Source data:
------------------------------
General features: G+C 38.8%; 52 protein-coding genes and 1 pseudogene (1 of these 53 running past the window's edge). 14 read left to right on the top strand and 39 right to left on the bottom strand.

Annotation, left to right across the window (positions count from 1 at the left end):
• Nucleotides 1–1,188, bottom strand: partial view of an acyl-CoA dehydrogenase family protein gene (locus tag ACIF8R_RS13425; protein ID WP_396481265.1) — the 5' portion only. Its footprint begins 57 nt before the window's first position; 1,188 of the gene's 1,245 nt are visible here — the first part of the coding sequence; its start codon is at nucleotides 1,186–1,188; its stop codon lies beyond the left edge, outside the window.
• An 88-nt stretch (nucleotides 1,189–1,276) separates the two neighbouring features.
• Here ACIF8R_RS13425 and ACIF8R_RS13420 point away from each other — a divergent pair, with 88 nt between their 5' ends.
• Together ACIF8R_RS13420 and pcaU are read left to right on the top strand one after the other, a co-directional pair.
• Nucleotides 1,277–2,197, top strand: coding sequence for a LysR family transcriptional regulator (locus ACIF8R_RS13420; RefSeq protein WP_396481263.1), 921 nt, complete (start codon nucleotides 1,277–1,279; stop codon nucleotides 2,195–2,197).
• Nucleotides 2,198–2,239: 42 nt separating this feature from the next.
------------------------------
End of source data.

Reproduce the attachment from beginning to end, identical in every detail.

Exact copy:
General features: G+C 38.8%; 52 protein-coding genes and 1 pseudogene (1 of these 53 running past the window's edge). 14 read left to right on the top strand and 39 right to left on the bottom strand.

Annotation, left to right across the window (positions count from 1 at the left end):
• Nucleotides 1–1,188, bottom strand: partial view of an acyl-CoA dehydrogenase family protein gene (locus tag ACIF8R_RS13425; protein ID WP_396481265.1) — the 5' portion only. Its footprint begins 57 nt before the window's first position; 1,188 of the gene's 1,245 nt are visible here — the first part of the coding sequence; its start codon is at nucleotides 1,186–1,188; its stop codon lies beyond the left edge, outside the window.
• An 88-nt stretch (nucleotides 1,189–1,276) separates the two neighbouring features.
• Here ACIF8R_RS13425 and ACIF8R_RS13420 point away from each other — a divergent pair, with 88 nt between their 5' ends.
• Together ACIF8R_RS13420 and pcaU are read left to right on the top strand one after the other, a co-directional pair.
• Nucleotides 1,277–2,197, top strand: coding sequence for a LysR family transcriptional regulator (locus ACIF8R_RS13420; RefSeq protein WP_396481263.1), 921 nt, complete (start codon nucleotides 1,277–1,279; stop codon nucleotides 2,195–2,197).
• Nucleotides 2,198–2,239: 42 nt separating this feature from the next.